doesn't care what people say, and it doesn't matter in the least what
they do say, or what falsehoods are spread abroad."

"Not in the smallest degree," said Ella. "Herbert Courtland is still
Herbert Courtland."

"But so far as I can gather," said Mr. Courtland, "all that the
missionaries said of me was substantially correct."

"Read the paper and you will see how detestably false all the charges
are," cried Phyllis, rising,--the servants had now left the room,--and
picking up the /Spiritual Aneroid/ from where Ella had laid it on a

Herbert Courtland had not yet opened it. He took it from her, saying:

"Thank you, Miss Ayrton. But I really don't see that it concerns me
very much whether or not the charges brought against me are true or
false. The matter is certainly one for the--the--ah--/Spiritual
Aneroid/ and its special /clientele/."

"But a question is to be asked about it in the House of Commons. I
said so just now," cried Phyllis.

"And even the House of Commons doesn't matter much," said Ella.

"That is what papa thought," said Phyllis meekly. "Only I know that if
Mr. Courtland thought it worth noticing, papa would be quite pleased
to put a counter question. That is why I came here to-day."

"It was so good of you," said the man.

"My Phyllis is all that is good. Let us return to the drawing room,"
said Ella, rising.

They returned to the drawing room; but when they had been in the
apartment for perhaps four minutes, certainly not five, Phyllis said
it was necessary for her to hurry home in order that the afternoon
letters should be sent to her father at the House.

With another word of appreciation of her kindness, Mr. Courtland held
her hand a second longer than was absolutely necessary to maintain a
character for civility.

"She is the most charming girl in the world," remarked Ella to the
visitor, who remained when Phyllis had left.

"Is she?" said he.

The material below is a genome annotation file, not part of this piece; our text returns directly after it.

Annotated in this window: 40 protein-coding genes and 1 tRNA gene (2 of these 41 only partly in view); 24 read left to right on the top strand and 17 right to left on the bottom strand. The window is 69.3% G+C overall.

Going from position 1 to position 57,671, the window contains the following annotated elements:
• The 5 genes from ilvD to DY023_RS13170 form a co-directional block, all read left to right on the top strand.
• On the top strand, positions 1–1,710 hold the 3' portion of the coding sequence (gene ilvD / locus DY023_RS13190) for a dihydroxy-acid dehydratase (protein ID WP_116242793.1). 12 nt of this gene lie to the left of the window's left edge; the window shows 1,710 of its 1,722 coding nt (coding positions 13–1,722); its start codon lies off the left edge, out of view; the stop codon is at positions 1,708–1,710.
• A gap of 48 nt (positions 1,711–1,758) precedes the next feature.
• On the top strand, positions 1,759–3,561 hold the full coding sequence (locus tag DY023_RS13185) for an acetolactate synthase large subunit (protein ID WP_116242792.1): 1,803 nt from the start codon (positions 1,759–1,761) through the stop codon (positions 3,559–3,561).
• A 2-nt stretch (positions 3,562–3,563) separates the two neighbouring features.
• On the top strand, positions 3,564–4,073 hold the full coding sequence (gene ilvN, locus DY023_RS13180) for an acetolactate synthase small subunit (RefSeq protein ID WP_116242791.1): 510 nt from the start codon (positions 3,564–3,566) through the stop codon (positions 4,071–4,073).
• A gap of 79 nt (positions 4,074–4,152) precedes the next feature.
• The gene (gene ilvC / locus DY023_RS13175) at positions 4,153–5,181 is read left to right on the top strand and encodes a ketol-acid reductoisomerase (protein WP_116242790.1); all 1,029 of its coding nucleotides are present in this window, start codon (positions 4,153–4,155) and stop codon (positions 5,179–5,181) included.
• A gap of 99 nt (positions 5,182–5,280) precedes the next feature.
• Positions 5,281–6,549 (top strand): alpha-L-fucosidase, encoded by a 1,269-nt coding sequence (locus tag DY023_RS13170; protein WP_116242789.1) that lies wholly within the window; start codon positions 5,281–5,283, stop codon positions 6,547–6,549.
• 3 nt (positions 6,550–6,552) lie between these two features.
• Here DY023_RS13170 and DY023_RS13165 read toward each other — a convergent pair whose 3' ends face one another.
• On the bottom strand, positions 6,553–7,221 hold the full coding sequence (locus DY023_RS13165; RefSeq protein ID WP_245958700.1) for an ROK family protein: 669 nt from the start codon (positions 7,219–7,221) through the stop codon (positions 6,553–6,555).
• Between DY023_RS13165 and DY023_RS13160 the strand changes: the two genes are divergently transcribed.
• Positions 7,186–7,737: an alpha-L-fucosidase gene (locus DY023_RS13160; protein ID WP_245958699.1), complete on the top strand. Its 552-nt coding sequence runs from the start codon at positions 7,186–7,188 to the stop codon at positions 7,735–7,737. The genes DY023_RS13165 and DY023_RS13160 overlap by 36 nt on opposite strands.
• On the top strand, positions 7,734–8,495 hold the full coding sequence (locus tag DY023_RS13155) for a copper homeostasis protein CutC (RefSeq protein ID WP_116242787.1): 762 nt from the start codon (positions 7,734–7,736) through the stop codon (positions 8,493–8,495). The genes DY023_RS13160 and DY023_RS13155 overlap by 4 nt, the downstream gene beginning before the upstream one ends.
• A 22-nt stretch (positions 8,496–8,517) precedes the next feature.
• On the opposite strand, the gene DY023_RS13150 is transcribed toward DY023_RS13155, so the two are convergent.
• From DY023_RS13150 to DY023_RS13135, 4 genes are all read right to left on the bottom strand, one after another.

"I know it. Don't you?" asked she.

"How do I know?" he said. "I have thought nothing about it. If you say
she is charming, I am pleased to hear it. It matters no more to me
that the world is full of charming girls than that the kraken is still
at the bottom of the sea. One woman fills all my thoughts. My heart is
full of her."

"And you want her to risk the salvation of her soul for you?"

"Yes; that is just what I want."

He remained with her for another hour.



Mr. Ayrton met his daughter the next morning with the good news that
he had found among his specimen cases of phrases, one that would
effectually silence the member from Wales who had been nominated by
the Nonconformist Eastern Missionary Society to put that question to
the minister of the Annexation Department on the subject of Mr.
Courtland, the explorer. Mr. Ayrton was the better pleased at his
discovery, because of the inoffensive nature of the phrase which he
had taken out of its case, so to speak. As a rule, he did not mind
being offensive if only his phrase was apt. Only people who had no
artistic appreciation found fault with the tone of some of his most
notable phrases. He did not mind whether they were just or unjust,
they said. As if a man can be both honest and witty at the same time!

It so happened, however, that the party to which Mr. Ayrton belonged
had become greatly concerned in respect of an element that had just
come to the surface to still further complicate the course of
politics. This was the Nonconformist Conscience--hitherto a /quantite
negligeable/ in the calculations of the leaders, but now one that it
appeared absolutely necessary to take into account as a factor. To be
sure, there were a good many people who put their tongues in their
cheeks when any mention was made of the Nonconformist Conscience: they
said it was no more to be taken seriously than the Spector on the
Brocken or the Athanasian Creed. It was only the trick of an
electioneering agent desirous of escaping from an untenable position.

There were other persons, however (mostly Nonconformists), who were
found ready to declare that the Nonconformist Conscience was a Great
and Living Truth. The only point upon which statesmen of all parties
were agreed was that it was worth purchasing. The Nonconformists
themselves, upon whom the Great and Living Truth was sprung, had no
notion at first that it could be turned into a negotiable security
occupying as high a place in the market as, say, Argentine bonds. But
it did not take them very long to find out that even an abstraction
such as this could be turned to good account by discreet maneuvering.
Truth sometimes is heard on an election platform, and yet truth is but
an abstract quality. Why, then should not a Great and Living Truth
become a regular gold mine to its inventor? It was as great an
invention as the art of electroplating, which it closely resembled,
and a quite as nice thing could be made out of it by a little